I am making an ambitious commitment. Last weekend I decided to begin plowing through all my stacked-up issues of Fantastic Four, which run all the way back to the end of 2011 and the "100-PAGE 50th ANNIVERSARY 600th ISSUE EXTRAVAGANZA" (a scan of the cover appears above).
It is odd how little fanfare Marvel mustered for the golden anniversaries of its seminal titles -- Fantastic Four, Thor, Amazing Spider-Man, Avengers, X-Men -- titles that built its corporate brand. Marvel, I imagine, having recently been gobbled up by Disney, didn't want to accentuate the datedness of its stable of characters. Disney didn't want Marvel because of Marvel's comic-book subscribers; Disney purchased Marvel to puts its superheroes on the big screen and sell movie tickets to young people; to do this, it is best not to spotlight the rich heritage and long history of your fictional property. Young people are interested in the new and novel, not what was paradigm-shifting in the 1960s.
The Fantastic Four represented a new era in comic books (superhero group as a bickering, dysfunctional family) and helped usher in the Swinging Sixties when it first appeared at the end of 1961. This is the conventional wisdom among aficionados, and it helps explain why Marvel maintains the title despite its apparent lack of substantial contemporary appeal. (A new film version bombed at the box office this summer.)
The fact is that during the 1960s, when Marvel replaced DC as the top comic-book publisher, two titles were at the heart of the Marvel revolution: The Fantastic Four and The Amazing Spider-Man. It is hard to imagine today when Avengers and X-men are so clearly at the top of the heap, but Kirby's Fantastic Four and Ditko's Amazing Spider-Man essentially spawned the Marvel Universe and captured the Zeitgeist of the Sixties.
One drizzly Sunday morning around the time of the release of Fantastic Four #600, I saw Reed Richards and Sue Storm.
I was on the back end of an eight-mile run. A young married couple -- how I know they were married I can't explain; it has something to do with the harshness of silence in the manner they interacted with one another -- got out of a Subaru. The Subaru was parked in front of a hipster breakfast nook in a rapidly gentrifying neighborhood that is home to Amazon's campus (though, at the time, four years ago, the Amazon footprint was not as large as it is today). On top of the Subaru were snowboards. The young married couple were attractive -- hip, without being bohemian; solidly bourgeois, without being square -- in other words, an ideal manifestation of the fundamental building block of American society.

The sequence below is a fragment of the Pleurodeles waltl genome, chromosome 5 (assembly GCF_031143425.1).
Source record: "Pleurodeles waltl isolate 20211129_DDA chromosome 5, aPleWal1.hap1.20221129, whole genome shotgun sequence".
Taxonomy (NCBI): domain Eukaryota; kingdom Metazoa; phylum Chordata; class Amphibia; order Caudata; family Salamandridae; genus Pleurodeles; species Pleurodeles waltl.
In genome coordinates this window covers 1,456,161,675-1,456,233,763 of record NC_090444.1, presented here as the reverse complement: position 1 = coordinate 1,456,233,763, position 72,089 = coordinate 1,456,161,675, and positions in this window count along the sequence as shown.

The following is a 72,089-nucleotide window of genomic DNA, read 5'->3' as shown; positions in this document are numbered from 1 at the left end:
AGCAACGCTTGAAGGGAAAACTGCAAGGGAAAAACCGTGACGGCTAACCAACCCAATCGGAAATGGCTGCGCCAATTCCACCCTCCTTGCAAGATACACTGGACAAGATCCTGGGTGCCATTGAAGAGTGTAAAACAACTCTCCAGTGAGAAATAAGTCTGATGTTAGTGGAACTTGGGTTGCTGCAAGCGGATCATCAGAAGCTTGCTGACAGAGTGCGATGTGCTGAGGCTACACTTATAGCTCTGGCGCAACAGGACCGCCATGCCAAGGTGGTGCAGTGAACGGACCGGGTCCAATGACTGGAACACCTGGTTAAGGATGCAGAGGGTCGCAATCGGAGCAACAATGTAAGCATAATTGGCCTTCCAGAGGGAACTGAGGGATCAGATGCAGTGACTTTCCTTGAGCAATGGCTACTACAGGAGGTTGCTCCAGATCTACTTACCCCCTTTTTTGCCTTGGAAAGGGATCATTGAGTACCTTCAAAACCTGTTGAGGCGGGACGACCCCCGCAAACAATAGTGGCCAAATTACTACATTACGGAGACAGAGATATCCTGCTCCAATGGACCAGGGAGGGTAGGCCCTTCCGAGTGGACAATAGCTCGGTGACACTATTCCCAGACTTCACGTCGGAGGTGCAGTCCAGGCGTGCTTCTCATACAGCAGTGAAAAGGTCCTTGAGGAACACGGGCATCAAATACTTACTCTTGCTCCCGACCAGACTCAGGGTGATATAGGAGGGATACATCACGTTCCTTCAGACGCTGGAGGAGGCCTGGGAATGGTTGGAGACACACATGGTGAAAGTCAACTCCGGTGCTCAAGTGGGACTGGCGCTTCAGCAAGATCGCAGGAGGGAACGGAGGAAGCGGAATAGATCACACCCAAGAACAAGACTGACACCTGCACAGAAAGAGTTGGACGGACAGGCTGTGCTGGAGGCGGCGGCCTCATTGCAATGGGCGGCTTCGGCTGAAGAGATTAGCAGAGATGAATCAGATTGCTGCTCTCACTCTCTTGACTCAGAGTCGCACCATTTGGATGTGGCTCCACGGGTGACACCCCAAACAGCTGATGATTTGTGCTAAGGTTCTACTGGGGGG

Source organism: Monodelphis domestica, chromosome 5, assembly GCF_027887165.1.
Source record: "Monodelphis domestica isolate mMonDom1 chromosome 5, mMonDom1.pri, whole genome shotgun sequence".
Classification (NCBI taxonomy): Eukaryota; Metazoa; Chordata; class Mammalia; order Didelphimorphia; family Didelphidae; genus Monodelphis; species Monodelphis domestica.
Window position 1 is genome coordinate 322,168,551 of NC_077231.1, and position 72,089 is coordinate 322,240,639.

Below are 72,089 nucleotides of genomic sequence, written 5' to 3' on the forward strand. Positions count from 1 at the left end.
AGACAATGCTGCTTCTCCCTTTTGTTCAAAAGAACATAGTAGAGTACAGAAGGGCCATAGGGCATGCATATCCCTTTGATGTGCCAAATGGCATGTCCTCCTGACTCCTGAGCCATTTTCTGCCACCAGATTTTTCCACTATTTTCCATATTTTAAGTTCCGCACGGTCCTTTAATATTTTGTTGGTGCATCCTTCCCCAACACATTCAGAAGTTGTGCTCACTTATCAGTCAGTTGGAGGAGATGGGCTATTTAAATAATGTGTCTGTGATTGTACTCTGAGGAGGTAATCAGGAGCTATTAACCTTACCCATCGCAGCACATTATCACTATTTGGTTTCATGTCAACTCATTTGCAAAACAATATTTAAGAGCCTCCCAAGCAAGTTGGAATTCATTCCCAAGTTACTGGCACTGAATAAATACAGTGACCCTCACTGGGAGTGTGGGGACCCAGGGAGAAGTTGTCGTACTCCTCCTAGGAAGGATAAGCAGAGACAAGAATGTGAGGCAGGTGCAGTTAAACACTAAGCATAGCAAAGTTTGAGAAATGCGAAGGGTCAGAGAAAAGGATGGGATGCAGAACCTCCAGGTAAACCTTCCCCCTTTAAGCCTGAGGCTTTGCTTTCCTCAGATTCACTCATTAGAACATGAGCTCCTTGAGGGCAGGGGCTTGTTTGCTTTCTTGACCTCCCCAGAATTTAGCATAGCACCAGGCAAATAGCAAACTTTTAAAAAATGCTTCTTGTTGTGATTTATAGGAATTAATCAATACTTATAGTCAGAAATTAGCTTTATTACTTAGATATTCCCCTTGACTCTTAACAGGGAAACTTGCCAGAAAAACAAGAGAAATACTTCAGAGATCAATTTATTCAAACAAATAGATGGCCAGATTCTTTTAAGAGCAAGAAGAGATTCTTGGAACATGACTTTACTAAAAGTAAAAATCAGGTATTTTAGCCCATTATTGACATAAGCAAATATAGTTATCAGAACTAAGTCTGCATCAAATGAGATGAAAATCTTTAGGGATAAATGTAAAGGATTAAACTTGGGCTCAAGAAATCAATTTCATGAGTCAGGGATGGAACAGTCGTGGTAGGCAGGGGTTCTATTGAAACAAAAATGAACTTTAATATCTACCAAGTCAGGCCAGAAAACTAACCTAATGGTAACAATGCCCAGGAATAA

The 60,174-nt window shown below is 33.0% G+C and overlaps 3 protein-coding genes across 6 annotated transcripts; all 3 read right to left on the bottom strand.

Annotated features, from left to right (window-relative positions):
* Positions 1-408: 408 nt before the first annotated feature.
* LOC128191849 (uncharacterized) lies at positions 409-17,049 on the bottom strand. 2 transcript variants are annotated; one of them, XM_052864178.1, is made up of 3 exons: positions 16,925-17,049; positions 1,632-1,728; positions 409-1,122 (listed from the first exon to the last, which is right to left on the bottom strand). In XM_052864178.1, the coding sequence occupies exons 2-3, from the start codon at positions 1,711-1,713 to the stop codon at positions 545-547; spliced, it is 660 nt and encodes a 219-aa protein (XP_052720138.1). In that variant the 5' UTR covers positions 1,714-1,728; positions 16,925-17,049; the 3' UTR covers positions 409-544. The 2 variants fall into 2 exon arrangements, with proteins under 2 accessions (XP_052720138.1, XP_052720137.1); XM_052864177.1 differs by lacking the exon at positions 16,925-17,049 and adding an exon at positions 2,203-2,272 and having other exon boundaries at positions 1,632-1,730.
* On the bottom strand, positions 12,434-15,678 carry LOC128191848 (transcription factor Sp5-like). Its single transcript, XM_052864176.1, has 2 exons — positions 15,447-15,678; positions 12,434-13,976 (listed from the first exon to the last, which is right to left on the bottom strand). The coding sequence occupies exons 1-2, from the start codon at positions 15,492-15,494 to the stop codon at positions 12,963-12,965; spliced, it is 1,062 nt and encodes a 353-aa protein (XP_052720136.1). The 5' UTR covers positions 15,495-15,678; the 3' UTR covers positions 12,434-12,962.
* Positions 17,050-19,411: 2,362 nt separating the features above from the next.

Right then and there it dawned on me, as I ran by and up the hill in the gray wet mono-climate of the Pacific Northwest, that I was looking at Mister Fantastic and the Invisible Woman, the foundation of the Fantastic Four.
The following day at work, against my better judgment, I tried to explain to a coworker how by happenstance while out on a run I stumbled upon Reed Richards and Sue Storm of the Fantastic Four, and how this allowed me insight into the idealization of our consumer-oriented, bourgeois American society. My coworker gave me a confused, somewhat frightened look, and that was that. But I will always remember the moment when Sue and Reed were revealed to me.
That the Fantastic Four is no longer a popular title says a lot about the loss of optimism in the middle class. The solid bourgeois family with stable values and material prospects is a faerie tale of the post-WWII past. The middle class is cracked and crumbling, disappearing among the horde of working poor.
Marvel tried to juice interest in the comic book by killing off the privileged puer aeternus, the Human Torch, Johnny Storm, in Fantastic Four #587. (Johnny Storm, the prosperous teenage hot head, was so popular in the 1960s that he had his own series in Strange Tales).
The central feature of Fantastic Four #600 is "Whatever Happened to Johnny Storm?" by Jonathan Hickman and Carmine Di Giandomenico. The Human Torch is forced to fight in a never-ending series of gladiatorial battles in a Negative Zone arena for the pleasure of Annhilus. He invariably is killed; then he is resurrected by centipede-like surgery creatures. Eventually, Johnny triumphs over Annhilus and escapes from the Negative Zone reborn.
Below you will find 18 scans from the beginning of "Whatever Happened to Johnny Storm?" I went overboard because I am such a fan of Di Giandomenico's art. Here it has a real Roger Dean vibe.
There is no finer superhero slogan than the Human Torch's "FLAME ON!"
****UPDATE: I ran by the cafe this morning where four-years ago I saw the young married couple who conjured up in my runner's mind Mister Fantastic and the Invisible Woman. The restaurant is still there. Butting up against it is some of the new commercial construction sprawl associated with Amazon's octopus-like expansion all over the Denny Regrade and South Lake Union area.